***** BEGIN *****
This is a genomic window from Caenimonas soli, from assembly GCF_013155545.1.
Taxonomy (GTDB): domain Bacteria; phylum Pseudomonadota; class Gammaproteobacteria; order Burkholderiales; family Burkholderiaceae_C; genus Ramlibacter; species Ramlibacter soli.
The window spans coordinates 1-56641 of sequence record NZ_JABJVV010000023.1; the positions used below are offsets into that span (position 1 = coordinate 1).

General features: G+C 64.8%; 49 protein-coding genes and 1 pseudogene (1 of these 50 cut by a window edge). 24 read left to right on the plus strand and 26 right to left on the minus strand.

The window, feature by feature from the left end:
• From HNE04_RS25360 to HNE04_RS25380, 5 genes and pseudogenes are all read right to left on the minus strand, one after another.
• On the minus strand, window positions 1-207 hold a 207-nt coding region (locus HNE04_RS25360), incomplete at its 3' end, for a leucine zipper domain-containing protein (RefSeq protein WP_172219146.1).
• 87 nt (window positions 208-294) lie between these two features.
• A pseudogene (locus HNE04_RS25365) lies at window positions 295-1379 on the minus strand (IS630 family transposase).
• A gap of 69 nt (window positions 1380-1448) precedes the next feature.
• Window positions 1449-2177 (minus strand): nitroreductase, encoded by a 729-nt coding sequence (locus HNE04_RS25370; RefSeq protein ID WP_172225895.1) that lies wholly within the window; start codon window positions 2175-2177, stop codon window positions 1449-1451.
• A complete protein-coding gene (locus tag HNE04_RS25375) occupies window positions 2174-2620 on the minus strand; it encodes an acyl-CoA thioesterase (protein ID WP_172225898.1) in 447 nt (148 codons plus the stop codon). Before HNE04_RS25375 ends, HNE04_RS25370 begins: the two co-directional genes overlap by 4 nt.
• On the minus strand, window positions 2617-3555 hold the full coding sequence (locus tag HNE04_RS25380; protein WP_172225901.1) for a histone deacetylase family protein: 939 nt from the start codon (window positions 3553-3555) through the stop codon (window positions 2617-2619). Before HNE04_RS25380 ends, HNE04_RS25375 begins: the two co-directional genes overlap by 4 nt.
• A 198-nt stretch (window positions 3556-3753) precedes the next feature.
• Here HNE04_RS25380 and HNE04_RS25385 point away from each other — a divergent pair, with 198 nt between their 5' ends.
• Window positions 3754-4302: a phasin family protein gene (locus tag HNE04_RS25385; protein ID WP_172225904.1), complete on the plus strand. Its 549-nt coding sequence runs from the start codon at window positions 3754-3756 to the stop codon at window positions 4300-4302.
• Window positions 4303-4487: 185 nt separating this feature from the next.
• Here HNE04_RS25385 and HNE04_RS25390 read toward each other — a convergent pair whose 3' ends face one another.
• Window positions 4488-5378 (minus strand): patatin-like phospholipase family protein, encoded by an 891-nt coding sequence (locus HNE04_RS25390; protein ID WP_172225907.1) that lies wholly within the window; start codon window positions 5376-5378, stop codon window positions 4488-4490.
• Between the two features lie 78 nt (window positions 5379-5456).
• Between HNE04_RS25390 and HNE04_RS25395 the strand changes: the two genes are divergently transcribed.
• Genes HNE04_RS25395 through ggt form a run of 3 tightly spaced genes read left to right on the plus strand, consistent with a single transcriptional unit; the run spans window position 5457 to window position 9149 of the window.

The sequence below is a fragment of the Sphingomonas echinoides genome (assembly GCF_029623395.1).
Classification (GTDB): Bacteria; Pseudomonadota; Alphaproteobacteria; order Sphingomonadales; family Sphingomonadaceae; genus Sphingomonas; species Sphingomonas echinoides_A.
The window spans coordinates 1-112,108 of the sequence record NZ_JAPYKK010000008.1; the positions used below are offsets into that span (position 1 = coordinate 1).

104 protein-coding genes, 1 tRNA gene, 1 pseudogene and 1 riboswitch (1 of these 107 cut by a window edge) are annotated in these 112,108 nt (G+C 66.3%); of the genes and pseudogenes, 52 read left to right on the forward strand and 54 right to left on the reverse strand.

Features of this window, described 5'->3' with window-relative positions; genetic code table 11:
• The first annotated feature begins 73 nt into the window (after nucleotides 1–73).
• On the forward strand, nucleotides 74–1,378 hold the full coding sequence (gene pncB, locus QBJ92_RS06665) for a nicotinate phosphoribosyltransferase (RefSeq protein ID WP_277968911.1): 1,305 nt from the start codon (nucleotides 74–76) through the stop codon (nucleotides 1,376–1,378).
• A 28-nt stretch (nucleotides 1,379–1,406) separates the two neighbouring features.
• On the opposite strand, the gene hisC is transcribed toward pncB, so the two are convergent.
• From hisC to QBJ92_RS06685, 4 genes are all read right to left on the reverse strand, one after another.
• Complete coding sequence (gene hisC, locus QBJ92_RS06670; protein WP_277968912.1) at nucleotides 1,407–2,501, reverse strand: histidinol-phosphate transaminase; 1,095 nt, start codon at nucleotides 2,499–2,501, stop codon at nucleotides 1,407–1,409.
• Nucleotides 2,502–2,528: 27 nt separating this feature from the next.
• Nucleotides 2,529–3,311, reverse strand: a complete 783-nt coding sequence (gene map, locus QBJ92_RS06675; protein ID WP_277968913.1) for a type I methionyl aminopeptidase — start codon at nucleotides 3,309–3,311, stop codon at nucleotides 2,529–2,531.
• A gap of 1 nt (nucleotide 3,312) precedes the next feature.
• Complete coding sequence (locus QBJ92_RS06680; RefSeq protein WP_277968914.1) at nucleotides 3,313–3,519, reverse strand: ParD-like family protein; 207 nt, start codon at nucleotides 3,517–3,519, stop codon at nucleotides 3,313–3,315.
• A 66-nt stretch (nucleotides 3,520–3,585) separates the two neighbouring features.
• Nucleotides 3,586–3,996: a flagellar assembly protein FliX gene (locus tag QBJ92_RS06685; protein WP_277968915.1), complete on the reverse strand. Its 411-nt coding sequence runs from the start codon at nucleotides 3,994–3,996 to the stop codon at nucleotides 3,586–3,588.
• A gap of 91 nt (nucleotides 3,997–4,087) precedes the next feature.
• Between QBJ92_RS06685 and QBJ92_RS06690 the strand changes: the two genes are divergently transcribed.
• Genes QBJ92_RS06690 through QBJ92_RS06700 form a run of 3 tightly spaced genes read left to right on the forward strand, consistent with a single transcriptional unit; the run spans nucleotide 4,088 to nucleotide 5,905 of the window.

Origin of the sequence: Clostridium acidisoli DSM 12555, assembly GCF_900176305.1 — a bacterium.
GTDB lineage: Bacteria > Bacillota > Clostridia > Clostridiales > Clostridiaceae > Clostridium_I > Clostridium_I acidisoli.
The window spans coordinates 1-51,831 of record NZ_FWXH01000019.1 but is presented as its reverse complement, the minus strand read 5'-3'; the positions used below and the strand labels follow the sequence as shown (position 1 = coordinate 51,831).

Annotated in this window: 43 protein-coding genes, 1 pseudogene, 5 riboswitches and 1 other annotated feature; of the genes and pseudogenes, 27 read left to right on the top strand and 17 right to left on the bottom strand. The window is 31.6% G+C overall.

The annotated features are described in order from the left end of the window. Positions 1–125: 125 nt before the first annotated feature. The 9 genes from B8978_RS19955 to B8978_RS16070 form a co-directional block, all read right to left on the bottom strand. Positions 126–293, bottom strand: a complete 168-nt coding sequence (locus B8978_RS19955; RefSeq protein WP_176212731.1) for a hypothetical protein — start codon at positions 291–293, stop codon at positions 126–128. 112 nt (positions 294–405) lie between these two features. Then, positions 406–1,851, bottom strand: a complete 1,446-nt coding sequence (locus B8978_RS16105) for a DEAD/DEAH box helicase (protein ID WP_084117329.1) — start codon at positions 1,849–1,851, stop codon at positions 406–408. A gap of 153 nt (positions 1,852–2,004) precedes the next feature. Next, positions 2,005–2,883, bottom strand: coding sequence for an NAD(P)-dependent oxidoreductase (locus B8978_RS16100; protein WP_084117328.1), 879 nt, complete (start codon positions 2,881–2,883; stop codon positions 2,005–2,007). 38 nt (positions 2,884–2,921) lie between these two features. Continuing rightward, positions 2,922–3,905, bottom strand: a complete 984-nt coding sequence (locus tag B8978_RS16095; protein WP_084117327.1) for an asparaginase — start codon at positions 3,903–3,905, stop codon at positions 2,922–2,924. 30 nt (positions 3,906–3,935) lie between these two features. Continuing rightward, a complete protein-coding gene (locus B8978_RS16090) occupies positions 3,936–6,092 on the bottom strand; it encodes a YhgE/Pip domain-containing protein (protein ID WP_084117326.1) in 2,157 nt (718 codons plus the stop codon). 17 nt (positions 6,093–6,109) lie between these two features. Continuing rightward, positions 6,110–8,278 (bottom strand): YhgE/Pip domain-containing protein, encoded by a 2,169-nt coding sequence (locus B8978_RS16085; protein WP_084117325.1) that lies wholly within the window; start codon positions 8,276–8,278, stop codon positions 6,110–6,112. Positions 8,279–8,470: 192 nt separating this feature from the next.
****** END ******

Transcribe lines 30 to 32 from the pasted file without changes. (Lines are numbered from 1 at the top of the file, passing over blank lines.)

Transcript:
• A 28-nt stretch (nucleotides 1,379–1,406) separates the two neighbouring features.
• On the opposite strand, the gene hisC is transcribed toward pncB, so the two are convergent.
• From hisC to QBJ92_RS06685, 4 genes are all read right to left on the reverse strand, one after another.